Articles récents

Deep UV plasmonic enhancement of single protein autofluorescence in zero-mode waveguides

4 Novembre 2019 , Rédigé par JW

Detecting proteins in the UV range is appealing to take advantage of their natural tryptophan fluorescence and rule out all the issues related with external fluorescence labelling. However, proteins feature a much lower fluorescence brightness than conventional fluorescent dyes. This is where nanophotonics can improve the detection sensitivity.

In a recent Nano Letter article, we report the first demonstration of single protein UV fluorescence enhancement using aluminum zero-mode waveguides nanoapertures. Dedicated strategies were developed to overcome the technical challenges of working in the UV range. This involves optimizing the UV aluminum nanostructures fabrication, counteracting the metal photocorrosion, dealing with the limited photostability of proteins and developing robust analysis tools to extract useful information out of noisy traces.

This unprecedented detection of single protein fluorescence with UV plasmonics paves the way for interrogating individual proteins in their native state and at physiological concentrations.

Also freely available on ArXiv 1909.08227


Preventing Aluminum Photocorrosion for Ultraviolet Plasmonics

14 Octobre 2019 , Rédigé par JW

Ultraviolet plasmonics is a burgeoning scientific field where the strong molecular absorption bands in the UV range are combined with the intense electromagnetic fields of plasmonic nanostructures. This powerful combination is highly promising to promote surface-enhanced spectroscopy and catalysis. However, in a recent J Phys Chem Lett article, we find that the photocorrosion of aluminum can severely hamper UV plasmonics applications but appropriate protection solutions can circumvent this issue.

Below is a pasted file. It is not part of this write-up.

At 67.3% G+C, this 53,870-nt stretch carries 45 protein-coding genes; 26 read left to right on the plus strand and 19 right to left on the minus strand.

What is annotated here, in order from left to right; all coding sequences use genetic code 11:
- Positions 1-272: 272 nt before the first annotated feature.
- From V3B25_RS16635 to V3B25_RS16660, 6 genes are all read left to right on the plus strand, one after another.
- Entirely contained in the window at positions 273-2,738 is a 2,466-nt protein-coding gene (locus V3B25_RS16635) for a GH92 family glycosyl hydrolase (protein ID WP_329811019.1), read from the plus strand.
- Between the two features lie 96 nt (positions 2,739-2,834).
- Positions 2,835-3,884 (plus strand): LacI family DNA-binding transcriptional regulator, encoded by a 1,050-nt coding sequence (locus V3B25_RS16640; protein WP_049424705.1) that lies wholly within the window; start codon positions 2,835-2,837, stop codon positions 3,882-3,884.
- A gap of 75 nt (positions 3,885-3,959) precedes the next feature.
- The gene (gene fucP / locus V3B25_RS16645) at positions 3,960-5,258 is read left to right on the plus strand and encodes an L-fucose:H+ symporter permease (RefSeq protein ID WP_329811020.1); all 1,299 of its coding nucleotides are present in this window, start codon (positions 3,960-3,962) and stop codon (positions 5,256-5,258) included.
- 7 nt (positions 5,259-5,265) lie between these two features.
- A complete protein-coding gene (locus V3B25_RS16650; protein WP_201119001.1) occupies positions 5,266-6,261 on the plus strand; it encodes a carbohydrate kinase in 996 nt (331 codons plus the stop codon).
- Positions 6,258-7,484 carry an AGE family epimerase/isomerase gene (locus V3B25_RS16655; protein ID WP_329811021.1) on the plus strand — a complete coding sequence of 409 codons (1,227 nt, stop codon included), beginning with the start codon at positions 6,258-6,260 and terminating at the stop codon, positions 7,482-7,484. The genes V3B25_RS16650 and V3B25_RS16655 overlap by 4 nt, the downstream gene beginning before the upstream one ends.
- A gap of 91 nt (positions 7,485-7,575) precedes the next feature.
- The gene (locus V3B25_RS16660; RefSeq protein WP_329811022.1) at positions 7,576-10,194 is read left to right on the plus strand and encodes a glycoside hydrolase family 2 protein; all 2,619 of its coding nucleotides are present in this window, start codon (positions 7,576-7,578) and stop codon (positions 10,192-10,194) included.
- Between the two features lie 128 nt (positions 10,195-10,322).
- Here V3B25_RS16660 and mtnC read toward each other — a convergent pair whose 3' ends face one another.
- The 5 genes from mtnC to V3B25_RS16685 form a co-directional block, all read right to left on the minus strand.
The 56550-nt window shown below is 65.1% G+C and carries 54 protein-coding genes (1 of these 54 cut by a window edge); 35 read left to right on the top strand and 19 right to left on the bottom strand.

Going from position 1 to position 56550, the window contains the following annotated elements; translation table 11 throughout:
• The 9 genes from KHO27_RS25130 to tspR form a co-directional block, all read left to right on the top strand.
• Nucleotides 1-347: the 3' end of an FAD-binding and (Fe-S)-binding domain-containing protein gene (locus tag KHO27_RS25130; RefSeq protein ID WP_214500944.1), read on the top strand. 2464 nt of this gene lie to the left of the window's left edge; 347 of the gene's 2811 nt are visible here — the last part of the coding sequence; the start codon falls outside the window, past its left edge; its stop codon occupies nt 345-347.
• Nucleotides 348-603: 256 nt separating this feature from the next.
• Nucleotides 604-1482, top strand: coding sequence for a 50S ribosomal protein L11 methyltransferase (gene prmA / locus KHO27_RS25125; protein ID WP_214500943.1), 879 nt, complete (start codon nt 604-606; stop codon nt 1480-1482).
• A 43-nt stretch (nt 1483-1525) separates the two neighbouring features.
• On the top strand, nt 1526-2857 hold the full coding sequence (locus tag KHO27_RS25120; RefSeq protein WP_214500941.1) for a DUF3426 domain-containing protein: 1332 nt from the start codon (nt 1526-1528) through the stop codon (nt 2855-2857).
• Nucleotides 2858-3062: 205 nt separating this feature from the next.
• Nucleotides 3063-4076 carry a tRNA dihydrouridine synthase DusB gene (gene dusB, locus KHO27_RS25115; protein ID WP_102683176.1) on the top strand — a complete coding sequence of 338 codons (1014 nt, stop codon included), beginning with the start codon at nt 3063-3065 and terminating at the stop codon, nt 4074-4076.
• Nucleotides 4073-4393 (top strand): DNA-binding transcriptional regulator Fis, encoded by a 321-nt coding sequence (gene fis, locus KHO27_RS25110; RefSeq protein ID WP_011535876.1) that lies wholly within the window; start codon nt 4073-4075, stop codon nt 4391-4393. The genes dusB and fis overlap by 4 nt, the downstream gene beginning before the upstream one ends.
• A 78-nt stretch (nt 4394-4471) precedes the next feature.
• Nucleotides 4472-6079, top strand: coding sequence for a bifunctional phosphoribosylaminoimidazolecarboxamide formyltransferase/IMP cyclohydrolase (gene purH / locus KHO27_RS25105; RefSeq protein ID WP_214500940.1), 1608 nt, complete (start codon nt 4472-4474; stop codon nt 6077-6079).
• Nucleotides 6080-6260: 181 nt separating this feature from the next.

- We highlight the occurrence of the aluminum photocorrosion effect and explain its origin by the nonlinear absorption of water in the UV leading to the production of hydroxyl radicals.

- Different protection strategies are developed to prevent the photocorrosion based on scavengers for reactive oxygen species and additional polymer layers, achieving a 10-fold increase in the UV power range with no visible corrosion effect.

Also freely available on ArXiv 1907.11003


New team member: François Iv

16 Septembre 2019 , Rédigé par JW

Since beginning of September, our team welcomes François Iv to help us in the protein research within the framework of the ERC TryptoBoost project.


European Researchers Night 2019

6 Septembre 2019 , Rédigé par JW

Upcoming event on Friday Sept 27th at Dock des Suds Marseille.


Extending Single-Molecule Förster Resonance Energy Transfer (FRET) Range beyond 10 Nanometers in Zero-Mode Waveguides

12 Juillet 2019 , Rédigé par JW

Förster resonance energy transfer (FRET) is widely used as a molecular ruler to monitor biomolecular conformations and interactions dynamics. However, an intrinsic limitation in FRET is that the signal decreases very rapidly with the dye to dye distance, and FRET is generally not detectable anymore beyond 10 nm.

In a recent paper published in ACS Nano, we use nanoapertures milled in an aluminum film (called zero-mode waveguides ZMW) to overcome the spatial range limit in FRET. Our optimized structures creates favorable conditions to enhance the FRET efficiency by 3-fold at a large donor-acceptor distance of 13.6 nm, well beyond the classical Förster radius.


- We demonstrate that ZMWs can extend the spatial range of FRET to distances where dipole-dipole interactions would otherwise be too weak to produce detectable FRET signals.

- ZMWs can be combined with molecular constructs featuring multiple acceptor dyes to further improve the FRET efficiency and extend the spatial range.

- General guidelines are discussed for performing quantitative FRET measurements inside ZMWs and nanoapertures and apply our approach for biophysics and biochemistry applications.

Also freely available on ArXiv 1907.03734


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